GAO: Work needed to correct errors in TARP financial statements

Gary Engel, director of financial management, GAO

Michael O'Connell | June 4, 2015 5:51 pm

The Government Accountability Office says it’s found some sloppy accounting in the way Treasury is handling the Troubled Asset Relief Program, or TARP. The GAO calls the mistakes in financial reporting “significant” but not “material.”

In the report, GAO said the Office of Financial Stability, the Treasury agency which implements TARP, improved its review and approval process for preparing its financial statements, but work still needs to be done to identify errors in draft documents.

“When you’re talking about a material weakness, you’re talking about a deficiency or a combination of deficiencies in internal control where there’s a reasonable possibility that a material misstatement in the entity’s financial statement won’t be prevented or won’t be corrected on a timely basis,” said Gary Engel, GAO’s director of financial management.

The control weaknesses on the part of OFS did not signal a real loss of money, rather they exposed a risk of potential misstatements of the amounts reported in the financial statements, Engel told The Federal Drive with Tom Temin.


GAO is required by law to conduct an annual audit of TARP’s financial statements. GAO has made recommendations in the past to OFS and made four new recommendations in this report, including:

  1. Revise OFS’s procedures related to recording and review of non-cash transactions.
  2. Establish a mechanism for the effective implementation of the review process for recording warrant adjustments.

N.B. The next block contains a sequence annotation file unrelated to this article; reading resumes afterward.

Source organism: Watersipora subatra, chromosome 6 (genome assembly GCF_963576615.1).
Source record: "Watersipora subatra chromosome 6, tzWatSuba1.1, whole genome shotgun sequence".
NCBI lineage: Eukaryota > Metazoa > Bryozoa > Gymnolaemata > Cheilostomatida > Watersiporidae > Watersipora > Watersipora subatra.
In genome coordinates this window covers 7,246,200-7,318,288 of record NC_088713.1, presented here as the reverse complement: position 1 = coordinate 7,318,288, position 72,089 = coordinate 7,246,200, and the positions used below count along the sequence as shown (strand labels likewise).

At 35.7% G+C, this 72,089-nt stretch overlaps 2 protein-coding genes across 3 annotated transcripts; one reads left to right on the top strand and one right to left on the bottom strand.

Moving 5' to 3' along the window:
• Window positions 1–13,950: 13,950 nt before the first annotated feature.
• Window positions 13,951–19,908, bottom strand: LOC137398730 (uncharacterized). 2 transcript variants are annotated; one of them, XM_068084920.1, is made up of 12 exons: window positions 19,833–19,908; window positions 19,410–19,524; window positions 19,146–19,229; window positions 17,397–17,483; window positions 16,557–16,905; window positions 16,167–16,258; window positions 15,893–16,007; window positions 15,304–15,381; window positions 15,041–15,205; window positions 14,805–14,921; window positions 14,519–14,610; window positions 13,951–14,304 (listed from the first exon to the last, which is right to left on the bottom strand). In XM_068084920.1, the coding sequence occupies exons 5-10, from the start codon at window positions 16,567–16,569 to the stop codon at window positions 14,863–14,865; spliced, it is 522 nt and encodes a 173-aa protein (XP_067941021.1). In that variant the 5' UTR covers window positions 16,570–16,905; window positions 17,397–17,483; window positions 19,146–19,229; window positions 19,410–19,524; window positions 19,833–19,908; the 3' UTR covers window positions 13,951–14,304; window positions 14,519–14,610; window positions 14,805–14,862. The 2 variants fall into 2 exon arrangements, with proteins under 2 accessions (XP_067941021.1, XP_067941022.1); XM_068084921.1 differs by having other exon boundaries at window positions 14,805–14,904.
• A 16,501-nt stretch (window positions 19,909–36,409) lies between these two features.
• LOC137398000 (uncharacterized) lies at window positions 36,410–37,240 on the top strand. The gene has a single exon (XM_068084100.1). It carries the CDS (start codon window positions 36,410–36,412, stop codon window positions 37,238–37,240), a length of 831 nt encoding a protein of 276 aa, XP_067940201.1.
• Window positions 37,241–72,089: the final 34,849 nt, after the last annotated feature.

3. Develop and implement written procedures to provide reasonable assurance that Public-Private Investment Fund equity distributions are properly recorded in the general ledger.
  4. Establish procedures for coordinating with Treasury’s chief information officer to ensure the timely installation of patches to the Core Information Transaction Flow (CITF) system.

“Remaining uncorrected deficiencies along with new issues that we had identified in fiscal year 2011 collectively represented a continuing significant deficiency in its controls over its accounting and financial reporting process,” Engel said.

Over the years, OFS has taken GAO’s input seriously and taken corrective action on a timely basis, according to Engel.

“They still need to establish a mechanism for effective implementation of their review and approval process for preparing their statements,” Engel said. “It will be important for OFS to remain committed to maintaining the progress that it has achieved to date and to build upon that progress to make the remaining needed improvements that we’ve identified.”

Since its inception in 2008, TARP has dispersed more that $400 billion. Engel said TARP is currently in a “winding down stage,” with a focus on maintaining outstanding investments.